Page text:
Ten Tips for Productive Parent Conferences
- Grades: PreK–K, 1–2, 3–5, 6–8
Don't believe everything you hear in the teacher's lounge. Most parent-teacher conferences are cordial, productive, and informative. If meetings do happen to go awry, what matters is getting back on track. Use these ten tips to steer clear of common pitfalls.
- Do some research first. Send home a Looking Forward to Our Conference Letter (PDF) a couple of weeks before parent conferences, asking parents what their main concerns and questions are. Staple their responses directly to your conference notes and use them to guide your conference preparation.
- Use your established assessment system. Review any checklists or notes you've been using for ongoing assessment. Decide whether to have the checklist with you at the conference or use it to create a conference note form. The checklist may be unnecessarily specific for the conference, or you may not want parents to see your raw notes. If either of these is the case, create a Parent Conference Form.
- Organize your notes into simple categories on a Parent Conference Form (PDF). Include only the most vital and relevant standards in each curriculum area and the simplest and most useful of ratings categories — for example, Areas of Strength, Areas of Concern, and Goals. Using a grid or following a simple conference note form allows you to notice quickly whether your presentation will give the overall picture you want to convey. For example, will you sound more negative than you intend to? Do you need to find more to add to the strengths category?
- Ask your students how they think they're doing. Although as the teacher you have a broad and sophisticated perspective on student progress, asking students in upper elementary and middle school to reflect on their own work can be very useful. They are very likely to provide additional insights into areas of growth or challenge, or draw your attention to something you've missed.
- Be prepared with samples of student work. Parents should leave a conference with a clear idea and concrete examples of what's going well and what areas need work. While it's not a good idea to overwhelm parents with a whole semester's worth of written work, well-chosen samples in a portfolio will support and clarify your salient notes.
- Always begin with what the child does well. Without exception, human beings are more receptive to constructive criticism — even bad news — when our hard work, honest attempts, and natural talents are noticed and remarked upon. Parents identify with their children and, in many cases, experienced similar academic or social circumstances themselves when they were young. It's vitally important to them that you see their children as individuals and that you like them. In some cases, you may have to search high and low for a success story. It's worth it if you want to be heard when you recommend an evaluation, a change in reading group, or a tutor.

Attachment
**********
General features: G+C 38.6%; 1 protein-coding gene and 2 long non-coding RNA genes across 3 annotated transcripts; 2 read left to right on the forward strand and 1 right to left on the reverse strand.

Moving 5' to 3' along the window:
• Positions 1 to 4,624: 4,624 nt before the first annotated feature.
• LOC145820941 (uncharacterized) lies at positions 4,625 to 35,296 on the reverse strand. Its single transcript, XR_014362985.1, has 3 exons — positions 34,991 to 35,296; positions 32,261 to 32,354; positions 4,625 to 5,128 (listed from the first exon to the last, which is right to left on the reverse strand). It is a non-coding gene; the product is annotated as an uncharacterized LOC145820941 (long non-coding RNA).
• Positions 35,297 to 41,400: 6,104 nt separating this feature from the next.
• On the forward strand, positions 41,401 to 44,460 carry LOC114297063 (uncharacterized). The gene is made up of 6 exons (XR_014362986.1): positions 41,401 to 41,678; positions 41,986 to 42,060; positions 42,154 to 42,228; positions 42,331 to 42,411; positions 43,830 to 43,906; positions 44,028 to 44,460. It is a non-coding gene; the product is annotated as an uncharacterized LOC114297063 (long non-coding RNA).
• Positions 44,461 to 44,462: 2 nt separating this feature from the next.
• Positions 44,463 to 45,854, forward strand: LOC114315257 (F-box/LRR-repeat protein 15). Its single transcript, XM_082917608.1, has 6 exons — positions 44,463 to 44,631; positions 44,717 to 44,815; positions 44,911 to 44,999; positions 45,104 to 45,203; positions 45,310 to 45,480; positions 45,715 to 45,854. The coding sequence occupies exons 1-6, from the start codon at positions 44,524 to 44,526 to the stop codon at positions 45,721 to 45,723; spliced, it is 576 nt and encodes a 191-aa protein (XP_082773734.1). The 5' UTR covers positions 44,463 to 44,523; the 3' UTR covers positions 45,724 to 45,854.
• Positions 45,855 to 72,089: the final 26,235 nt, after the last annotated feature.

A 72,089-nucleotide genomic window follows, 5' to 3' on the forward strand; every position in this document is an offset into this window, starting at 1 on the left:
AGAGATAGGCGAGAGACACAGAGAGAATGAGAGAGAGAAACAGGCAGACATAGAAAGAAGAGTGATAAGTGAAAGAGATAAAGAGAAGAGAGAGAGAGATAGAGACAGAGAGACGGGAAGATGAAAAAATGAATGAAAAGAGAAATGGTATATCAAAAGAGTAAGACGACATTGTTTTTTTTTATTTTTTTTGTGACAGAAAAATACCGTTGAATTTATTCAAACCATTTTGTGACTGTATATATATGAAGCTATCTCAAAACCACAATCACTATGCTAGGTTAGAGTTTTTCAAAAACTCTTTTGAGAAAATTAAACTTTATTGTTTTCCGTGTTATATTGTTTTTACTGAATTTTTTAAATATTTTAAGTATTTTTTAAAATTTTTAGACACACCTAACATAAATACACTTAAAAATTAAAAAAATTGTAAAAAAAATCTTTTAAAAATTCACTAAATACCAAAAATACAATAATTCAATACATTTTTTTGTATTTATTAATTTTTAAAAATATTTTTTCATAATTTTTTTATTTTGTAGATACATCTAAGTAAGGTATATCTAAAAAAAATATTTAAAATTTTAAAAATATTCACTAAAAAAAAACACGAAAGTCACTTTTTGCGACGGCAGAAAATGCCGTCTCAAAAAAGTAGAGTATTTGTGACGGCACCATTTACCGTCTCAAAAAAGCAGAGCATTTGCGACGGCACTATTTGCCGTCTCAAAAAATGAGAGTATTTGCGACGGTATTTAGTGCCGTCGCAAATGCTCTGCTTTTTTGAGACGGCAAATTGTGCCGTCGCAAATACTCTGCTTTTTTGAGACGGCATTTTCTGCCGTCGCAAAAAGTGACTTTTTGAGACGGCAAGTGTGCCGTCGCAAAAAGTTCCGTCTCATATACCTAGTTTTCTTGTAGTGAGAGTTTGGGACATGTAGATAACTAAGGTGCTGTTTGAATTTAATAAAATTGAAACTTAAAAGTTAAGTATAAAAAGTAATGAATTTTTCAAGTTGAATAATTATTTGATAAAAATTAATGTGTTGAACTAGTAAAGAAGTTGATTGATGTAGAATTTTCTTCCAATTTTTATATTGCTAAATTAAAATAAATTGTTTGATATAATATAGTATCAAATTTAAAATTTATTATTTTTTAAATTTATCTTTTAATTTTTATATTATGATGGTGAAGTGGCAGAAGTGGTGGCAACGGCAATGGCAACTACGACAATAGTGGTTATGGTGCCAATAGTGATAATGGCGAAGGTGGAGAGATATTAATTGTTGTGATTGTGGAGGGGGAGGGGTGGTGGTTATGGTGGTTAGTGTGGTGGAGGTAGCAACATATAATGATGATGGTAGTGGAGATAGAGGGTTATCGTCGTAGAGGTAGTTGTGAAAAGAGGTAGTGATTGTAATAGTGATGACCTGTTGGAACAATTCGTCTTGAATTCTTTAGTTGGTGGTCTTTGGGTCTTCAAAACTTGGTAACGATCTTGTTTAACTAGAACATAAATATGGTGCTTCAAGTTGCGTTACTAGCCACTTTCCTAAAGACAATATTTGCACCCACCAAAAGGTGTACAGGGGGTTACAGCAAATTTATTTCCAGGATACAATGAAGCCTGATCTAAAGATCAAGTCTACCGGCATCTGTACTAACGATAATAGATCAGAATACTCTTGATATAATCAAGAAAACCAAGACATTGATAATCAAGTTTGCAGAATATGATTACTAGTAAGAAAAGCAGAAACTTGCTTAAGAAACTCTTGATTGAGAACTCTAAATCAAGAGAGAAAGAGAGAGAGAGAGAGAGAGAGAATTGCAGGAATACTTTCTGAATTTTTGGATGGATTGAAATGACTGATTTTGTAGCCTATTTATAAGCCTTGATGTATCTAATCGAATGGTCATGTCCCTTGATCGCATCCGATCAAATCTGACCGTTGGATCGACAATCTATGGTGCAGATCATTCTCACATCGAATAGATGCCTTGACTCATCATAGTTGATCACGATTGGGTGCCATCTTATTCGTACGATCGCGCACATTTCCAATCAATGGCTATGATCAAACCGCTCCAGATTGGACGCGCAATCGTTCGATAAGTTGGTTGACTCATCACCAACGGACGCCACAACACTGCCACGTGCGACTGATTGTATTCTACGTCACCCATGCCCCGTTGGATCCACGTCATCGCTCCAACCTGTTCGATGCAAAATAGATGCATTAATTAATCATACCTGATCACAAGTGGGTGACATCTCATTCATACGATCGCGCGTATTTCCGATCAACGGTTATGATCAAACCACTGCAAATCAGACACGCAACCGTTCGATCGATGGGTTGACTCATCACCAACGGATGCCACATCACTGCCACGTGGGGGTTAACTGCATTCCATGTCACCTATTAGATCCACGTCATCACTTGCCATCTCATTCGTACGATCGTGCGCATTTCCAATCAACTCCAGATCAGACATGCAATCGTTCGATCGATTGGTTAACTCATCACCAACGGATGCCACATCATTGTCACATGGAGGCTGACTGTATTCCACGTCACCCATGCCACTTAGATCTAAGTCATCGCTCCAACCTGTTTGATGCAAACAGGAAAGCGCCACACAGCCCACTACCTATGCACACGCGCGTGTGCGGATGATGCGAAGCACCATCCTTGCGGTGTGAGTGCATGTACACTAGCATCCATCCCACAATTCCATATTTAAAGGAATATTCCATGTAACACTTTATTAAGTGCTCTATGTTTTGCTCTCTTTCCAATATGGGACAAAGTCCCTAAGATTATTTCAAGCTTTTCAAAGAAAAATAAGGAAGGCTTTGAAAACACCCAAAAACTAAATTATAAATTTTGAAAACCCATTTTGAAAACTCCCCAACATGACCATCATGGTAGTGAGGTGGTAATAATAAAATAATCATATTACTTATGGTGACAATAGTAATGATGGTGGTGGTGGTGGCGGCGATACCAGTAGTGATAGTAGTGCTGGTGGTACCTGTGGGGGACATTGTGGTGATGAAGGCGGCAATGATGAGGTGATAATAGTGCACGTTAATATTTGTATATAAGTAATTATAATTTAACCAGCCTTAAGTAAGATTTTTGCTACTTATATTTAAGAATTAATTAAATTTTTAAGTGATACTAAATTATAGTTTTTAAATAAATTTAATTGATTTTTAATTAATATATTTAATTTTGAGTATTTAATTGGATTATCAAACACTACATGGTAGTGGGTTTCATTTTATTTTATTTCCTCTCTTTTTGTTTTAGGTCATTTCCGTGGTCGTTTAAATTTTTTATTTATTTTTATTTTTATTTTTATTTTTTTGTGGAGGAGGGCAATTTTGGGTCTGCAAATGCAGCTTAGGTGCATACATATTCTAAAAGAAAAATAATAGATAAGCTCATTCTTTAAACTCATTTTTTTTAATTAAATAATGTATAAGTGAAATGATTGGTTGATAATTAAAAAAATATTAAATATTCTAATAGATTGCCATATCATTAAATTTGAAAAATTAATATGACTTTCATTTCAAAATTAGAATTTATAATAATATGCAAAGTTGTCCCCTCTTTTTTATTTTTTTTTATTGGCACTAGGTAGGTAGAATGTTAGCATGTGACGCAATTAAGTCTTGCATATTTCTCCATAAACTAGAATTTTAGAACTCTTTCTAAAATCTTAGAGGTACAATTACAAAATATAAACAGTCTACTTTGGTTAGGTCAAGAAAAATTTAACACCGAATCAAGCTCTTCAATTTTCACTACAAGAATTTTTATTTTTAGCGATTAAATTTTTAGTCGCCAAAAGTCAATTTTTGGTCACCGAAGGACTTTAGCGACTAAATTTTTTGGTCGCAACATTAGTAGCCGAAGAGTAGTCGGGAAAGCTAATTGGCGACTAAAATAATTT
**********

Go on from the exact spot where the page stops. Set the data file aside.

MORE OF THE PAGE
- Only say what you know. Don't feel you have to report on every area of the curriculum. Get an idea of what each family's priorities are (by sending home a notice before conference time), and discuss what seems most relevant. It's perfectly acceptable to say, "I need to do a little research on that, and I'll get back to you," if a parent asks you something you are not prepared to answer. This response, if stated confidently and unapologetically, is perfectly professional, and certainly is preferable to making something up on the spot. If a parent is disrespectful or unpleasant, don't feel you have to defend yourself. Maintain your composure by acknowledging the comment without engaging the parent unnecessarily. "Hmm. You find the homework is too easy. I'll make a note of that. Can you give me a brief example of what you mean?" Write the feedback on your notes, and then immediately regain control of the conference by returning to your agenda and your prepared materials.
- Avoid jargon. Using overwrought professional vocabulary or this month's educational buzzword actually makes your dialogue with parents less substantial. Instead of using catchphrases or technical terms, describe what you mean or demonstrate it with examples or concrete materials. For instance, instead of using the term "miscue" when discussing a student's reading, try "When reading aloud, Irene frequently substitutes one work for another similar-looking word. For example, on this page, she read ‘understandable' instead of ‘unmanageable.'" Make your written reports concise and jargon-free as well.
- Show that you know the child by having an anecdote ready to share. Parents deeply appreciate your knowledge of their child, above and beyond the child's academic abilities. A brief story about a comment made in a class meeting, a journal entry, or a social interaction can personalize a conference and make it more satisfying for parents.
- Anticipate frequently asked questions. For new teachers, as well as teachers who are new to a school or to a grade level, it's helpful to consult more experienced teachers to find out what parents typically ask about. Frequently, parents at particular grade levels may be preoccupied with testing, progress in reading, the transition to middle school, and other matters. While you don't want these concerns to overwhelm your agenda, you should be prepared to respond to them.
This article was adapted from Your Best Year Yet! A Guide to Purposeful Planning & Effective Classroom Organization by Shoshana Wolfe, © 2006, published by Scholastic.
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